A small note in the latest issue of the University of California newsletter:

Did You Know…

In 1927, H.B. Frost developed the Pixie mandarin orange, one of the 40 varieties of fruit to originate at the UC Riverside Citrus Research Center.

In the 1930s, UC Berkeley food scientist William Cruess invented the canned fruit cocktail.

In 1948, now-legendary UC Davis viticulturalist Harold P. Olmo created the perlette green table grape, one of 30 varieties he developed.


‘Pixie’, pictured above, is one of the very best mandarins, and has a proud place in Ladera Frutal’s Tangerine Reality, previously depicted on 13 November, 2005. At the older planting, I noted that I had tried my first ‘Page’ mandarin that day. I only had my first of 2008 today. I wonder what took me so long? The one I had in November three years ago was, I reported, “still a bit tart.” But the one I had today was only slightly short of peak flavor.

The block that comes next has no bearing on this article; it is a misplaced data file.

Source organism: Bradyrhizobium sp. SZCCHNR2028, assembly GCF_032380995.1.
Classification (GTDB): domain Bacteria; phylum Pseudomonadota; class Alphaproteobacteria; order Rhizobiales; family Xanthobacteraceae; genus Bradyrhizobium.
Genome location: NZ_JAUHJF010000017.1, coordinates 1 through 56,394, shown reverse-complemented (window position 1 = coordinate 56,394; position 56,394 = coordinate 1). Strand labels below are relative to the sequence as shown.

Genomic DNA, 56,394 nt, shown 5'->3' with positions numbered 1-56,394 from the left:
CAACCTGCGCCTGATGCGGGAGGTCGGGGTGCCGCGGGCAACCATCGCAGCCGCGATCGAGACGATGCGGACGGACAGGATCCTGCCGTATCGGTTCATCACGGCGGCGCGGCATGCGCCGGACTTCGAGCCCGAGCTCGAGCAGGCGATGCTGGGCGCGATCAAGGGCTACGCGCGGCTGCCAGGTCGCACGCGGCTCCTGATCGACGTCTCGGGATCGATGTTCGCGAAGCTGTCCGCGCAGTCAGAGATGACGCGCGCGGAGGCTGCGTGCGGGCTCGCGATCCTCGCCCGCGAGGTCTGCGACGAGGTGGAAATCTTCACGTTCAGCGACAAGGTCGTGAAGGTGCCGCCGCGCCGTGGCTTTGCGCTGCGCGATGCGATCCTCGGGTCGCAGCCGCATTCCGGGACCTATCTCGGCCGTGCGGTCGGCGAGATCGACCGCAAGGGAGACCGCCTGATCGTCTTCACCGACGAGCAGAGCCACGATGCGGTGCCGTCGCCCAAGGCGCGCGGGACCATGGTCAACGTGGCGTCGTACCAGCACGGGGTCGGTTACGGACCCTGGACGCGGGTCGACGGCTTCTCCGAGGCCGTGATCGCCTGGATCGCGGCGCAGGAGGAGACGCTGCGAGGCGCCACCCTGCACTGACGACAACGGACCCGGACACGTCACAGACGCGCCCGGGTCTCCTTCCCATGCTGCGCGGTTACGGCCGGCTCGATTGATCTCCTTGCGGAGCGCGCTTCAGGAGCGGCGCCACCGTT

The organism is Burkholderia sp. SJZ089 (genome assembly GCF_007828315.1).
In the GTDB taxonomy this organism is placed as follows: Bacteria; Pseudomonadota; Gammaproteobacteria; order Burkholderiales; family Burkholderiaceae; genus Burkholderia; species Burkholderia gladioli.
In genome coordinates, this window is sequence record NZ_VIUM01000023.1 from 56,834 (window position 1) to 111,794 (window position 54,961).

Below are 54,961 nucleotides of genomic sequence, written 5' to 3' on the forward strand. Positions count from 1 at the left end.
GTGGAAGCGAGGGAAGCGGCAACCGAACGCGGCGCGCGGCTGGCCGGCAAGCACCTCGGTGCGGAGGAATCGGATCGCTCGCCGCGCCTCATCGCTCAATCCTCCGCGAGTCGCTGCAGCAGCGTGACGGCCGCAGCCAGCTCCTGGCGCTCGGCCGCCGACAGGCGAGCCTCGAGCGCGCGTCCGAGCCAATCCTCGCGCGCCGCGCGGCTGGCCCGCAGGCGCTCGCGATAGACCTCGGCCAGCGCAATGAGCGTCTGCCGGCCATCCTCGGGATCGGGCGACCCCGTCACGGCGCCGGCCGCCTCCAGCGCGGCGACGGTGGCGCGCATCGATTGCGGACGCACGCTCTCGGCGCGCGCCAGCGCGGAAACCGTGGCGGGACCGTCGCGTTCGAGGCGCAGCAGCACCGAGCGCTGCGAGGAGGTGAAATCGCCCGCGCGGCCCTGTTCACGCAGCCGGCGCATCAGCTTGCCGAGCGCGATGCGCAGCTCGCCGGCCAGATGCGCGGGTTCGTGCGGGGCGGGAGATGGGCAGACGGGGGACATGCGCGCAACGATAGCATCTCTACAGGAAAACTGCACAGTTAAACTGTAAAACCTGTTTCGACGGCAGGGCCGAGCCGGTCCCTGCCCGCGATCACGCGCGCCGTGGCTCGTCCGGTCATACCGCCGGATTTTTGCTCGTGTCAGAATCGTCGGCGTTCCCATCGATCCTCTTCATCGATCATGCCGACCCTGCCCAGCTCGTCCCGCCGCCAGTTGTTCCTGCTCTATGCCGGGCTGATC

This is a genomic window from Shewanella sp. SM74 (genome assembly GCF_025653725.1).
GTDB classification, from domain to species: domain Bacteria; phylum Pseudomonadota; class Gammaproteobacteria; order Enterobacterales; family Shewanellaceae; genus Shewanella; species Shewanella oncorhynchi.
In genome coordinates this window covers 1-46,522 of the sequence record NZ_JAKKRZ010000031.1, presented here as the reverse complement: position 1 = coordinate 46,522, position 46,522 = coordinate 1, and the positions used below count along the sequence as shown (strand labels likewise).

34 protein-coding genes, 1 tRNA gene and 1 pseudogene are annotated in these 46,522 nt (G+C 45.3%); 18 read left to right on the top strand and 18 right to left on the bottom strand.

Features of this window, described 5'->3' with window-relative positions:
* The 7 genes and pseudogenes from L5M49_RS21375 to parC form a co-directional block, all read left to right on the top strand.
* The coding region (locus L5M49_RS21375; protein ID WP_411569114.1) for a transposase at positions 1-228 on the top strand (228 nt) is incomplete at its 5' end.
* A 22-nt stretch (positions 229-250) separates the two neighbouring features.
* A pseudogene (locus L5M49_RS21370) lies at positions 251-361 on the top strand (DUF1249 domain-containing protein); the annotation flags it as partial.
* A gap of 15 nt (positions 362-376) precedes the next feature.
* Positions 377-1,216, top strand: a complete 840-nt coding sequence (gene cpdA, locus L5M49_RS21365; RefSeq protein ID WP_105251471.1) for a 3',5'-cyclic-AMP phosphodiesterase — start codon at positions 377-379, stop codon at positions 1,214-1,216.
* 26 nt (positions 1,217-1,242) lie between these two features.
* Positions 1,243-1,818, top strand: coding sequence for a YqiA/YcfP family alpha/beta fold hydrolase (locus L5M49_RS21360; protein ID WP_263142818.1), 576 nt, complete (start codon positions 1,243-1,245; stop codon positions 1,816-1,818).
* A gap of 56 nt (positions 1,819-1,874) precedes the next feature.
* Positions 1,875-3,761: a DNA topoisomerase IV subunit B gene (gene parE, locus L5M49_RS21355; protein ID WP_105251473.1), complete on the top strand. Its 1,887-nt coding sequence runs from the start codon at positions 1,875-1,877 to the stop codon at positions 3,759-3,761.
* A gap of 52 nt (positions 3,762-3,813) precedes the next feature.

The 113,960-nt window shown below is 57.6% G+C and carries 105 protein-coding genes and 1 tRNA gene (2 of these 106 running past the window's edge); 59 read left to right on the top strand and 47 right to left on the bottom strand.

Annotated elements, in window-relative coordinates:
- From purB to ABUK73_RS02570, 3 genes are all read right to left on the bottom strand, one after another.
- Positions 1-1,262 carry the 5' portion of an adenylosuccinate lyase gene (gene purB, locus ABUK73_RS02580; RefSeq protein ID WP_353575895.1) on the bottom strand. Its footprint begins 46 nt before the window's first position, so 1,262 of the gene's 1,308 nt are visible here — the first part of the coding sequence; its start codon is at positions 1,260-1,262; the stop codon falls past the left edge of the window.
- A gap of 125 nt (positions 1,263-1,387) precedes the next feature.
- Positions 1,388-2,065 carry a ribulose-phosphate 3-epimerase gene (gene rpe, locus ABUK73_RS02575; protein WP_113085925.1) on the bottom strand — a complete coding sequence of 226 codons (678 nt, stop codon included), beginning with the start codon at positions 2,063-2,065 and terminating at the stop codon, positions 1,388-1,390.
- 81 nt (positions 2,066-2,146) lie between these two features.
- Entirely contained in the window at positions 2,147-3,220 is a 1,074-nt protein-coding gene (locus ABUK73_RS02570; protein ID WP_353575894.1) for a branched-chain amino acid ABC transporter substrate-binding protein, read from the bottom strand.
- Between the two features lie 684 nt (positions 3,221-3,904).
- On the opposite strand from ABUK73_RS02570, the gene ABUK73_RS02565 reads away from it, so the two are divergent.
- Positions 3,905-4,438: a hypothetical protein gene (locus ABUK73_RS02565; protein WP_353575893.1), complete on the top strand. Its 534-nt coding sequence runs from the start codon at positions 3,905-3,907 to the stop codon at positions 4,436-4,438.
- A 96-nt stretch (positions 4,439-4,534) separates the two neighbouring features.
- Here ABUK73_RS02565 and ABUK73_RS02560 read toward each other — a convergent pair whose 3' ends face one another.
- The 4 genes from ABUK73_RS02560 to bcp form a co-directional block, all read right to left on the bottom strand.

‘Pixie’ ripens a bit later in the season, but this year’s are starting to show some nice color. As the photo above shows, the ‘Page’ and ‘Pixie’ each have a lot of fruit that is still green, along with the few that are ripe or ripening. This sort of staggered ripening is unusual for these varieties, in my experience.

I suppose a ripe Pixie would be good even in a canned fruit cocktail, but I prefer them eaten or juiced straight off the tree.

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